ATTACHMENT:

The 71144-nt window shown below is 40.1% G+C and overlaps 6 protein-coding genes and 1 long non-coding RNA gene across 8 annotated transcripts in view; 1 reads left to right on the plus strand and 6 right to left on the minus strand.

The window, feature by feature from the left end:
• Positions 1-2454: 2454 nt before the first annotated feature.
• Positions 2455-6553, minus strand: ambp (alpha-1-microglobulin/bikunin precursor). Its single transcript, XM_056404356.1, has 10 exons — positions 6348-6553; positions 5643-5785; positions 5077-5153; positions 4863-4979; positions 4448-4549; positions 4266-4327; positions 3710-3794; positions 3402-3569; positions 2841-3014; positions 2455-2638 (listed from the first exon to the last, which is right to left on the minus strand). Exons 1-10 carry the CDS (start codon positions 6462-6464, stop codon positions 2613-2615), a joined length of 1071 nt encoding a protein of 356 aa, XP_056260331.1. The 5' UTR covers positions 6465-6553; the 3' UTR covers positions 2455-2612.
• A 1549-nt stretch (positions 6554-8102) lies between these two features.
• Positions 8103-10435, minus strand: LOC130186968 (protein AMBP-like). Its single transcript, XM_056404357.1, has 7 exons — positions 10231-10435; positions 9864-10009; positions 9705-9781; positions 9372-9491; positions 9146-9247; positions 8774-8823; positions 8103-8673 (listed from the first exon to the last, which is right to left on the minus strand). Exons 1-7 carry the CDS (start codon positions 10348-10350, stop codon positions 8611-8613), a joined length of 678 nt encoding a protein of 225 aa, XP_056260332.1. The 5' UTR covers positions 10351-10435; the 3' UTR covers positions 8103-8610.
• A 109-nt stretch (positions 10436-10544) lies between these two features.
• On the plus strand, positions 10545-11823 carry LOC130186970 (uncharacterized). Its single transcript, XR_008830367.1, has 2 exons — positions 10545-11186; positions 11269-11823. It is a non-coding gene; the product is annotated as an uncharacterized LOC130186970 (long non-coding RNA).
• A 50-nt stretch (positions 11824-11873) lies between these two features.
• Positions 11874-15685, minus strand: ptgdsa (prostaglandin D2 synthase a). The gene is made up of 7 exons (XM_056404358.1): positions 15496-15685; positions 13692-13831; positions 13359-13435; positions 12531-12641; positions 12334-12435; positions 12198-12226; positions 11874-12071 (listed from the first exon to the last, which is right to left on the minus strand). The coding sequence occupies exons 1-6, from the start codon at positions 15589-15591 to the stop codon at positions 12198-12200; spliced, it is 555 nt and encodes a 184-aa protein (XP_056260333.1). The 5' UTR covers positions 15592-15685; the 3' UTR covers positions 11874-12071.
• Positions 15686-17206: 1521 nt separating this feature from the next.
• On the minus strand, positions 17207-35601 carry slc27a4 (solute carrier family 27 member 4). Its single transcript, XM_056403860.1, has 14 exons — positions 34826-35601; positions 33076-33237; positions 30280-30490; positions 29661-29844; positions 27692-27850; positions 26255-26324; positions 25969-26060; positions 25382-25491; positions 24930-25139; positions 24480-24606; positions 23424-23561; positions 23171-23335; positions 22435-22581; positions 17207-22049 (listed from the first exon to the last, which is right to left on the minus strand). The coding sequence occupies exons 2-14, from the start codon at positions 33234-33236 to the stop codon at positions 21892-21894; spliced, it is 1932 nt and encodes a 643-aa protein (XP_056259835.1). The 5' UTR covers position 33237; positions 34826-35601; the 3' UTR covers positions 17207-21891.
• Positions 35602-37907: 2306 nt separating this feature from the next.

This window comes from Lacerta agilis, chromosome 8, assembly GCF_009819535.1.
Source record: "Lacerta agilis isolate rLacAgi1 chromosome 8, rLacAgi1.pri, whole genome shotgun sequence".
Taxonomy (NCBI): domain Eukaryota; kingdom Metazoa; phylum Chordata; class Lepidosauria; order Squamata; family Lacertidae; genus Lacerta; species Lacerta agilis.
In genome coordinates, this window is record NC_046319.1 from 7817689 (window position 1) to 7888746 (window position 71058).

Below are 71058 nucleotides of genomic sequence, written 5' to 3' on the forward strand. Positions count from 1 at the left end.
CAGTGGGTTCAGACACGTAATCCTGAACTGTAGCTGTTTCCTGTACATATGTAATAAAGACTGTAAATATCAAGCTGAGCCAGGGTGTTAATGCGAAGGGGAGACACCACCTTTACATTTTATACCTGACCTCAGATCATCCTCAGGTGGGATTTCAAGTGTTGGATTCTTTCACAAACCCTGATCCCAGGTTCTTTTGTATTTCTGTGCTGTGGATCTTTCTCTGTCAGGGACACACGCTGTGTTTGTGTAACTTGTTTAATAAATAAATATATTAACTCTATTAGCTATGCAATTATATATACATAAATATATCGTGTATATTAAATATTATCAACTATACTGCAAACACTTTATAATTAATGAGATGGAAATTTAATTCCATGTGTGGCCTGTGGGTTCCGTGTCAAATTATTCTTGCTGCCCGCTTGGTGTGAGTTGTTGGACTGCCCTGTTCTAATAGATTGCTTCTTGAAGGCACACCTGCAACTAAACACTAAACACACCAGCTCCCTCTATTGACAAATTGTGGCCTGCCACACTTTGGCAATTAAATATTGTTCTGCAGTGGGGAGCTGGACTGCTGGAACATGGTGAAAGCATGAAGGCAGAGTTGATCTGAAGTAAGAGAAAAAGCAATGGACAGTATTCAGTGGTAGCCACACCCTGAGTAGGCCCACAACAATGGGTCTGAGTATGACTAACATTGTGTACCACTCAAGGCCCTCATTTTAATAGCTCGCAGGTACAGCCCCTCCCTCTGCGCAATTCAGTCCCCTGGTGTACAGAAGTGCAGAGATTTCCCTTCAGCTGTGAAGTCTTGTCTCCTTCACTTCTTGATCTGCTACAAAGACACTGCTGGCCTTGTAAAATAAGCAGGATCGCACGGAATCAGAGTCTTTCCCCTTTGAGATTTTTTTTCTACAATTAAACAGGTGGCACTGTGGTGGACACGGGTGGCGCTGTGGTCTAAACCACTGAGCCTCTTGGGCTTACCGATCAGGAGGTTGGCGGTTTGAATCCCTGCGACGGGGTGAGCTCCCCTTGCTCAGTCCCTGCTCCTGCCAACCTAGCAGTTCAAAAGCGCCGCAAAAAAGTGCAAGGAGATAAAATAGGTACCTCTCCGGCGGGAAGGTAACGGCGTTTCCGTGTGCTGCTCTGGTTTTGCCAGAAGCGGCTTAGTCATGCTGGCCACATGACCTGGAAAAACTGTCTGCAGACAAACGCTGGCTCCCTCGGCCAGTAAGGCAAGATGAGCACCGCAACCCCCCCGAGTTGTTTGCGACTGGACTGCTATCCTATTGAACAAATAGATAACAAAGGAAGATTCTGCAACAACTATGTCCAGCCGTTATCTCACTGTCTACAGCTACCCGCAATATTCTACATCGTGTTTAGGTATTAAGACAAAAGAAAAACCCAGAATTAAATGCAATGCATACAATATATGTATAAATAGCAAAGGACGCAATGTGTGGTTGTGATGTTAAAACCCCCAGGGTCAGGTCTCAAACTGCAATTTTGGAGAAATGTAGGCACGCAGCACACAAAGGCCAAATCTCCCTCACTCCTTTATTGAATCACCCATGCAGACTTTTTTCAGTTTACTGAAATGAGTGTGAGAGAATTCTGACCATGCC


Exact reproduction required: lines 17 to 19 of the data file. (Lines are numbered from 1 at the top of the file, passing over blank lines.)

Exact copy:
In genome coordinates, this window is record NC_046319.1 from 7817689 (window position 1) to 7888746 (window position 71058).

Below are 71058 nucleotides of genomic sequence, written 5' to 3' on the forward strand. Positions count from 1 at the left end.
CAGTGGGTTCAGACACGTAATCCTGAACTGTAGCTGTTTCCTGTACATATGTAATAAAGACTGTAAATATCAAGCTGAGCCAGGGTGTTAATGCGAAGGGGAGACACCACCTTTACATTTTATACCTGACCTCAGATCATCCTCAGGTGGGATTTCAAGTGTTGGATTCTTTCACAAACCCTGATCCCAGGTTCTTTTGTATTTCTGTGCTGTGGATCTTTCTCTGTCAGGGACACACGCTGTGTTTGTGTAACTTGTTTAATAAATAAATATATTAACTCTATTAGCTATGCAATTATATATACATAAATATATCGTGTATATTAAATATTATCAACTATACTGCAAACACTTTATAATTAATGAGATGGAAATTTAATTCCATGTGTGGCCTGTGGGTTCCGTGTCAAATTATTCTTGCTGCCCGCTTGGTGTGAGTTGTTGGACTGCCCTGTTCTAATAGATTGCTTCTTGAAGGCACACCTGCAACTAAACACTAAACACACCAGCTCCCTCTATTGACAAATTGTGGCCTGCCACACTTTGGCAATTAAATATTGTTCTGCAGTGGGGAGCTGGACTGCTGGAACATGGTGAAAGCATGAAGGCAGAGTTGATCTGAAGTAAGAGAAAAAGCAATGGACAGTATTCAGTGGTAGCCACACCCTGAGTAGGCCCACAACAATGGGTCTGAGTATGACTAACATTGTGTACCACTCAAGGCCCTCATTTTAATAGCTCGCAGGTACAGCCCCTCCCTCTGCGCAATTCAGTCCCCTGGTGTACAGAAGTGCAGAGATTTCCCTTCAGCTGTGAAGTCTTGTCTCCTTCACTTCTTGATCTGCTACAAAGACACTGCTGGCCTTGTAAAATAAGCAGGATCGCACGGAATCAGAGTCTTTCCCCTTTGAGATTTTTTTTCTACAATTAAACAGGTGGCACTGTGGTGGACACGGGTGGCGCTGTGGTCTAAACCACTGAGCCTCTTGGGCTTACCGATCAGGAGGTTGGCGGTTTGAATCCCTGCGACGGGGTGAGCTCCCCTTGCTCAGTCCCTGCTCCTGCCAACCTAGCAGTTCAAAAGCGCCGCAAAAAAGTGCAAGGAGATAAAATAGGTACCTCTCCGGCGGGAAGGTAACGGCGTTTCCGTGTGCTGCTCTGGTTTTGCCAGAAGCGGCTTAGTCATGCTGGCCACATGACCTGGAAAAACTGTCTGCAGACAAACGCTGGCTCCCTCGGCCAGTAAGGCAAGATGAGCACCGCAACCCCCCCGAGTTGTTTGCGACTGGACTGCTATCCTATTGAACAAATAGATAACAAAGGAAGATTCTGCAACAACTATGTCCAGCCGTTATCTCACTGTCTACAGCTACCCGCAATATTCTACATCGTGTTTAGGTATTAAGACAAAAGAAAAACCCAGAATTAAATGCAATGCATACAATATATGTATAAATAGCAAAGGACGCAATGTGTGGTTGTGATGTTAAAACCCCCAGGGTCAGGTCTCAAACTGCAATTTTGGAGAAATGTAGGCACGCAGCACACAAAGGCCAAATCTCCCTCACTCCTTTATTGAATCACCCATGCAGACTTTTTTCAGTTTACTGAAATGAGTGTGAGAGAATTCTGACCATGCC